News 12th Apr 2016

How can we better police international corruption through national agencies?

Robert Barrington

Executive Director (former)

Robert served as Executive Director of Transparency International UK from 2013 until July 2019. He is now Professor of Anti-Corruption Practice at Sussex University’s Centre for the Study of Corruption.

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There are only a small number of nations that prosecute foreign bribery. Even then, the chances of success are diminished by two key factors: the lack of an effective international forum for cooperation between those countries that do prosecute foreign bribery and the lack of a sustained link between those law enforcement investigators and civil society investigators of corruption or anti-corruption whistleblowing centres. While national individual efforts to cooperate with each other and with civil society on an ad hoc basis have been important, we are lacking a forum to bring structure to this cooperation in a manner that is effective, ensures digital security over the transfer of evidence, and has the global legitimacy to be scaled up. Could this be about to change?

The Panama Papers show how difficult it can be to unpick the complex transactions put together by those who are trying to conceal corrupt money and transactions across multiple borders.  Without this one-off leak, we would know much less about corrupt capital flows, and this is just one leak from one of many law firms in one of many secrecy havens.   Aided by sophisticated law firms, accountants, private banks and trust & company service providers, corrupt individuals and companies can make use of numerous secret financial centres and layer upon layer of trusts and shell companies from London, to Guernsey to Panama.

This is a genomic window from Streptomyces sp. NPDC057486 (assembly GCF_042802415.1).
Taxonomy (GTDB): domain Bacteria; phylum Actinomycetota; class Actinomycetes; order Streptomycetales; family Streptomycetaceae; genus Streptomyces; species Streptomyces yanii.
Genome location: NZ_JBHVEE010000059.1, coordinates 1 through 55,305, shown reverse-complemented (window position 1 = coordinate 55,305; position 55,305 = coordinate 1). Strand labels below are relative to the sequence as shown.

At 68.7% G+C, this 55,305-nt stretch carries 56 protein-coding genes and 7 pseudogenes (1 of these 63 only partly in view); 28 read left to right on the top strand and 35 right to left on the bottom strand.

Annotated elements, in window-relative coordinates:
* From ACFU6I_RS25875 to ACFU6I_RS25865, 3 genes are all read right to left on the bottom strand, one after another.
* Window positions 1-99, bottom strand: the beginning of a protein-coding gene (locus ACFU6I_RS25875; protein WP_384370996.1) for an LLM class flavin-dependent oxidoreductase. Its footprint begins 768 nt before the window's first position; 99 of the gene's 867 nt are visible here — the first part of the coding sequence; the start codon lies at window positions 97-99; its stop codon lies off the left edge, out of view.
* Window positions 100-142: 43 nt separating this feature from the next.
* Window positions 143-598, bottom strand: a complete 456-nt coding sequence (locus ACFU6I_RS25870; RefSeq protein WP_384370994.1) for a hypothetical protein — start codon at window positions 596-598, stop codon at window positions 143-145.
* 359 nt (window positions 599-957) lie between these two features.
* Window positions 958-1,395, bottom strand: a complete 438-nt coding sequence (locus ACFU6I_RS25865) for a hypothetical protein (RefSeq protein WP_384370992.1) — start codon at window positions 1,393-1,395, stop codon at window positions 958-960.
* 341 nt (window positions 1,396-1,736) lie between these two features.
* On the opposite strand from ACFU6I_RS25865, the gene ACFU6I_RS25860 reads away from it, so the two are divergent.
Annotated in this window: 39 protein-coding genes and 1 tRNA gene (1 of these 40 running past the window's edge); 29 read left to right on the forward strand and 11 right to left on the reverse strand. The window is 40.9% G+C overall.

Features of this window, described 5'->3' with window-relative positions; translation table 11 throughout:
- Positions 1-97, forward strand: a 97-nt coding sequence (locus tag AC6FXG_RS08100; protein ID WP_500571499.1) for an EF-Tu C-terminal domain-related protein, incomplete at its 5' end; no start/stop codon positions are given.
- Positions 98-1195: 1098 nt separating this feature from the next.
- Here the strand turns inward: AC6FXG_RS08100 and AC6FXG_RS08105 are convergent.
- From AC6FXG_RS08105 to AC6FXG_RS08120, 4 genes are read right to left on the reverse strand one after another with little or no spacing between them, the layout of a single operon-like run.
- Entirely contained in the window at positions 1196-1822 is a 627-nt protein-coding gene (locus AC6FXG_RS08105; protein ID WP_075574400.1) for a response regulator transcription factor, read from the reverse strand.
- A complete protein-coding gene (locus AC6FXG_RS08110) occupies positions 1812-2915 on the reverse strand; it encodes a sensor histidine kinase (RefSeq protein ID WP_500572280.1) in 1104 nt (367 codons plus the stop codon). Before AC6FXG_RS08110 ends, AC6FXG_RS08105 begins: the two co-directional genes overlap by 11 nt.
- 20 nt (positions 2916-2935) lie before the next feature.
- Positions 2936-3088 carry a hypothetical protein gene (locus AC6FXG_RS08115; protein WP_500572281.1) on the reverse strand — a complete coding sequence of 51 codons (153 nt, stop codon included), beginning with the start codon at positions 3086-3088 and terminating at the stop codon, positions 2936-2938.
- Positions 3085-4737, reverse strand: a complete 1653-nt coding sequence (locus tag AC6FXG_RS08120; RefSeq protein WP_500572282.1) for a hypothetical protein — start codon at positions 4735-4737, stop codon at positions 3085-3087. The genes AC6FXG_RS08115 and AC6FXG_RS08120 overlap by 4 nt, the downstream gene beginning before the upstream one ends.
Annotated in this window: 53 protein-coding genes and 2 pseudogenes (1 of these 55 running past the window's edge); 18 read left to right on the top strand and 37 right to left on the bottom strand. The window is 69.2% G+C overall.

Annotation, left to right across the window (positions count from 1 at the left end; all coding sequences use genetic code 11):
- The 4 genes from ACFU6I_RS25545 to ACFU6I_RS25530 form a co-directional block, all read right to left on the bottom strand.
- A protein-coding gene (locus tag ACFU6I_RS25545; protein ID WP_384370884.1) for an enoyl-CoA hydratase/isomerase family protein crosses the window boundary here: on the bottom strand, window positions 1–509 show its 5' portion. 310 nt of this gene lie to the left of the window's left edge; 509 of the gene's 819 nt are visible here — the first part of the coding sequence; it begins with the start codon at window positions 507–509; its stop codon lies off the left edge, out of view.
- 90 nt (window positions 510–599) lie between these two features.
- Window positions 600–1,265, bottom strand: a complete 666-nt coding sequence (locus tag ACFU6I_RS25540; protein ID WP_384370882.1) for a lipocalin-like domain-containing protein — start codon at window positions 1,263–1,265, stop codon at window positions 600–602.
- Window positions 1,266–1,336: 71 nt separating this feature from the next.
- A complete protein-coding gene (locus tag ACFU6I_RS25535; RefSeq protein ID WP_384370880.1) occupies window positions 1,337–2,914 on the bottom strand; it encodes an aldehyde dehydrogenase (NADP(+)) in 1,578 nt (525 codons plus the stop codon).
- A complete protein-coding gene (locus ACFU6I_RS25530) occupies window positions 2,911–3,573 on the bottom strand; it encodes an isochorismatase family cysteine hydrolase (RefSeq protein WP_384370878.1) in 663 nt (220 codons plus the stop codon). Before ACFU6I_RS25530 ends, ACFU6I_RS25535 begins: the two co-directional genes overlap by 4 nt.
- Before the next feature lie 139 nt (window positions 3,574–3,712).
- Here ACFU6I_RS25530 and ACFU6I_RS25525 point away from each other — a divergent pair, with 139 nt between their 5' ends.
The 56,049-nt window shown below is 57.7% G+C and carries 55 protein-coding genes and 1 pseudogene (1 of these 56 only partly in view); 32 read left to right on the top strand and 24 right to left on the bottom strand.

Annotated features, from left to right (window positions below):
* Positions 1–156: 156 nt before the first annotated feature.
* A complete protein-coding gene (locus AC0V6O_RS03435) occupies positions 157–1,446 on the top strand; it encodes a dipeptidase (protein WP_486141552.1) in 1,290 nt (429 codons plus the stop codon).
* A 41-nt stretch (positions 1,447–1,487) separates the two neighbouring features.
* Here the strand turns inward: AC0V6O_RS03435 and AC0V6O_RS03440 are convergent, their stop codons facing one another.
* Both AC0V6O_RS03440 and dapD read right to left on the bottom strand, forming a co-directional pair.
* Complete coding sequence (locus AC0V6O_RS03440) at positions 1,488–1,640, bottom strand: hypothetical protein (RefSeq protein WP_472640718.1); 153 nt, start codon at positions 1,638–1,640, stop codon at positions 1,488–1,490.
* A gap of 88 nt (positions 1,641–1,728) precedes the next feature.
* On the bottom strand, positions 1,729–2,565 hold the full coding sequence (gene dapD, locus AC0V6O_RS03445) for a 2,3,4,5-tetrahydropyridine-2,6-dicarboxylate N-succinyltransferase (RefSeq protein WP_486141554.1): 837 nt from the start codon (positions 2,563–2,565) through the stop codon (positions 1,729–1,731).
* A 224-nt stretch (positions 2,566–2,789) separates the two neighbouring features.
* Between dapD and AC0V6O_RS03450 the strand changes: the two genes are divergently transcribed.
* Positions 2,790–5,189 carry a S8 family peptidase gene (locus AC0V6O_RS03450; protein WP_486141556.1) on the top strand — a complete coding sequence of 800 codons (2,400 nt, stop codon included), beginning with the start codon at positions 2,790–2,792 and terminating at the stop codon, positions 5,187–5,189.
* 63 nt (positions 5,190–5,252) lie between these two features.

Despite this global challenge, investigating and prosecuting corruption remains inadequate.

In 2015, 22 of the 41 OECD anti-bribery convention countries were reported as failing to investigate or prosecute any foreign bribery case during the last four years, reneging on their obligation to combat cross-border bribery. Only four of 41 countries signed up are actively investigating and prosecuting companies that bribe foreign officials to get or inflate contracts, or obtain licences and concessions. Six countries are classified as having moderate enforcement, while another nine have limited enforcement. Two countries could not be measured and the remaining 20 countries are doing little or nothing to ensure their companies do not spread corruption around the world, making up 20.4% of world exports.

Germany, the United Kingdom, Switzerland to a lesser extent, are rated by TI as active enforcers of the OECD Anti-Bribery Convention. There is also evidence of moderate enforcement Italy, Canada, Australia, Austria, Norway and Finland.